That’s when Boyden gave Dr. Eric Betzig at HHMI’s Janelia Research Campus a call.
Back in 2014, Betzig and colleagues developed a powerful new tool that rapidly collects high-resolution images and minimizes damage. The technology, “lattice light-sheet microscope,” sweeps a thin sheet of light multiple times across every plane of the brain tissue. This keeps only one focal plane in view, which helps minimize blurriness.
The scope also splits up its light beams in a way that greatly reduces the intensity of the light—the lower the intensity, the less photodamage, which allows researchers to image the brain for longer periods without frying their precious samples.
What’s more, because the light captures a whole plain instead of a set of points, it captures images much faster, without sacrificing resolution.
The microscope allowed Betzig and team to track the subcellular dynamics of healthy, living cells as they went about their business. The results caught Boyden’s eye: expansion microscopy, which turns brains virtually translucent, could be perfect for Betzig’s technology, which shines light from one side and snaps a photo from the other.
Betzig was more cynical.
“I thought they were full of it…I was going to show them,” he said.
Instead, the combo proved much more powerful than anyone expected. Under Betzig’s microscope, expanded mouse tissue gave up all its structural secrets. Dotted along each neuron’s branches were mushroom-shaped protrusions, dendritic spines, that are normally hard to see clearly—the “neck” of the mushroom often looks like a blurry smudge. Instead, even the smallest necks were in sharp focus.
The team then compared the density of synapses in various parts of the mouse’s cortex as proof-of-concept, and the new technique allowed them to analyze millions of synapses in just a few days.
“Using electron microscopy, this would have taken years to complete,” said first author Dr. Ruixuan Gao.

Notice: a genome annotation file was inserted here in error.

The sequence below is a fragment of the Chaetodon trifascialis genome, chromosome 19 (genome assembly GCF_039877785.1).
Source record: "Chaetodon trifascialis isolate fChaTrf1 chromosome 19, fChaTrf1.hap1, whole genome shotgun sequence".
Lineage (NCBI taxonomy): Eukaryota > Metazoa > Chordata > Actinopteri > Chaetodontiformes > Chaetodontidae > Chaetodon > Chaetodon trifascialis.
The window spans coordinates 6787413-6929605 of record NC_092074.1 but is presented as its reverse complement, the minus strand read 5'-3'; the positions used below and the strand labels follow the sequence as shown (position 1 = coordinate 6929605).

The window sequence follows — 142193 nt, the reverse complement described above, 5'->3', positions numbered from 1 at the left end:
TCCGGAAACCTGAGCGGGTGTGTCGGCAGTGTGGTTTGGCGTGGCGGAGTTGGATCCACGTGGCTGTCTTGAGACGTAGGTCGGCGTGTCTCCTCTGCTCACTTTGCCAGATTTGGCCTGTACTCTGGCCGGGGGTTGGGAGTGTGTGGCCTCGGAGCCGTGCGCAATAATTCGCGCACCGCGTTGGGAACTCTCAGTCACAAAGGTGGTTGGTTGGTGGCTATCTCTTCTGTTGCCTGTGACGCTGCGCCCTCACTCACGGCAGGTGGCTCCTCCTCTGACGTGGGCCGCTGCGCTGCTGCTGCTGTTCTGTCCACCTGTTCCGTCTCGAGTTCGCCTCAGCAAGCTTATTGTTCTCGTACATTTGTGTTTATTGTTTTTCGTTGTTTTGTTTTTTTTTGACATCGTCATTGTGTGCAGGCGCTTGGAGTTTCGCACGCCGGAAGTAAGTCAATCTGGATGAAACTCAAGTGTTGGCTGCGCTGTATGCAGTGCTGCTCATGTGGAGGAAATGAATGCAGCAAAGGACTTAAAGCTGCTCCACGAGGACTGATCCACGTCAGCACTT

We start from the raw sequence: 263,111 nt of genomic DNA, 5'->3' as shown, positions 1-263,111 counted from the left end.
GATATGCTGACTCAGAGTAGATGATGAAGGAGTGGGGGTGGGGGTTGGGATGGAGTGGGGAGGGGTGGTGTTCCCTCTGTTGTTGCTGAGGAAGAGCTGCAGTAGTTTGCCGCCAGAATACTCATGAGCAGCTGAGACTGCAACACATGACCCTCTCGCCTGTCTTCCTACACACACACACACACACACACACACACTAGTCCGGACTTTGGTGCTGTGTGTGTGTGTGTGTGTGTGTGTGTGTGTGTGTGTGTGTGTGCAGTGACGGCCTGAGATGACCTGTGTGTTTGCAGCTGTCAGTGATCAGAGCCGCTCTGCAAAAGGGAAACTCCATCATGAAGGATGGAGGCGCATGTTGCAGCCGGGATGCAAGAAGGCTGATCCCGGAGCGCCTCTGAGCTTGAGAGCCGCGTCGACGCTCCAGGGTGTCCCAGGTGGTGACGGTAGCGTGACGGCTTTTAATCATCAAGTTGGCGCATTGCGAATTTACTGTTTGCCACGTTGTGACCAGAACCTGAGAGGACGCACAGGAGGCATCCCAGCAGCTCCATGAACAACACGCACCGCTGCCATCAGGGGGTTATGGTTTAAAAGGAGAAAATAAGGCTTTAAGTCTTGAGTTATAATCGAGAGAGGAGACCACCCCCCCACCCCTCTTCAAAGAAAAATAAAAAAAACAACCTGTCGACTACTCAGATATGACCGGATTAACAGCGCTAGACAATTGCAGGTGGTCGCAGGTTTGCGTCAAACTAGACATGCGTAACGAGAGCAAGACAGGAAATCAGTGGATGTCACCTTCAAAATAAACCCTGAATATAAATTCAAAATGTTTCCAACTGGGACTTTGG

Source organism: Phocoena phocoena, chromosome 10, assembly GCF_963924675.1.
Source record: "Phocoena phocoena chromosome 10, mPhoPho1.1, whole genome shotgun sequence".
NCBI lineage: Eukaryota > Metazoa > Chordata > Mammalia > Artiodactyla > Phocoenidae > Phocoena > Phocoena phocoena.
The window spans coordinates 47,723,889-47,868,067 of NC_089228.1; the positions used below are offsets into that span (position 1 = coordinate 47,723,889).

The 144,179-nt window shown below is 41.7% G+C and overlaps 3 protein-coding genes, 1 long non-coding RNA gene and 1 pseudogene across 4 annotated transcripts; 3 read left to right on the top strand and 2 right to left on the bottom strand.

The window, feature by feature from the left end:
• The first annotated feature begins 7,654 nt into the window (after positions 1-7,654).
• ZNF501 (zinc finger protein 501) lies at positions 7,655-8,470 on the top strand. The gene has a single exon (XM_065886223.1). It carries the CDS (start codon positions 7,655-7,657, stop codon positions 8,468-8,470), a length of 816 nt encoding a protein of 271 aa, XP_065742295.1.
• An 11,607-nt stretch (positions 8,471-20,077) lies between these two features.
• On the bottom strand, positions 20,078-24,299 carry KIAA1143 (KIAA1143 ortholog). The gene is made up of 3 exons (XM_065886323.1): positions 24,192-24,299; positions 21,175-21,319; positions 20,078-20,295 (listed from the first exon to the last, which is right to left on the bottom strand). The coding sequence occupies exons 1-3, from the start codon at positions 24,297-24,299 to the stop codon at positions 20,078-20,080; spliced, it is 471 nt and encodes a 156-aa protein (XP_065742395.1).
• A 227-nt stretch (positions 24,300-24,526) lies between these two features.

Encouraged, the team turned to whole brains, starting with the fly. A fly’s brain is roughly the size of a poppy seed and contains about 100,000 neurons linked up in complex circuits.
Breaking down the brains into 50,000 “cubes” of 3D blocks, the team devised new algorithms that stitched the blocks back together like a puzzle. Other members then came in to wrangle over 40 million synapses into stunning, neon-colored visuals to make the data more interpretable.
In one set of experiments, the team traced a smell-related circuit across several brain regions, identified a specific set of neurons within those circuits, and counted all of their synapses. It’s a scale and depth previously unimaginable.
Nevertheless, the whole-brain imaging revolution is just starting, and the team believes there’s more to improve. Certain brain regions don’t like to be tagged with protein light bulbs, and it’s always hard to squeeze enough in to light up tiny areas. Not all tissues like to be stretched—for example, collagen, the stuff that makes up connective tissue. Perhaps most importantly, each processing step could introduce artifacts into the tissue, which means scientists will have to carefully validate their results.
But the future looks brighter than ever before. Scientists could finally look at large-scale maps of the brain to pinpoint changes that drive brain disorders, explain how we make memories and decisions, or track circuit changes throughout an entire lifetime. In time, we could get to maps of entire nervous systems.
“That’s like the holy grail for neuroscience,” said Boyden.
Image Credit: Image from Gao et al., SCIENCE Vol. 363, Issue 6424, eaau8302 (18 Jan 2019). Republished with permission from American Association for the Advancement of Science (AAAS).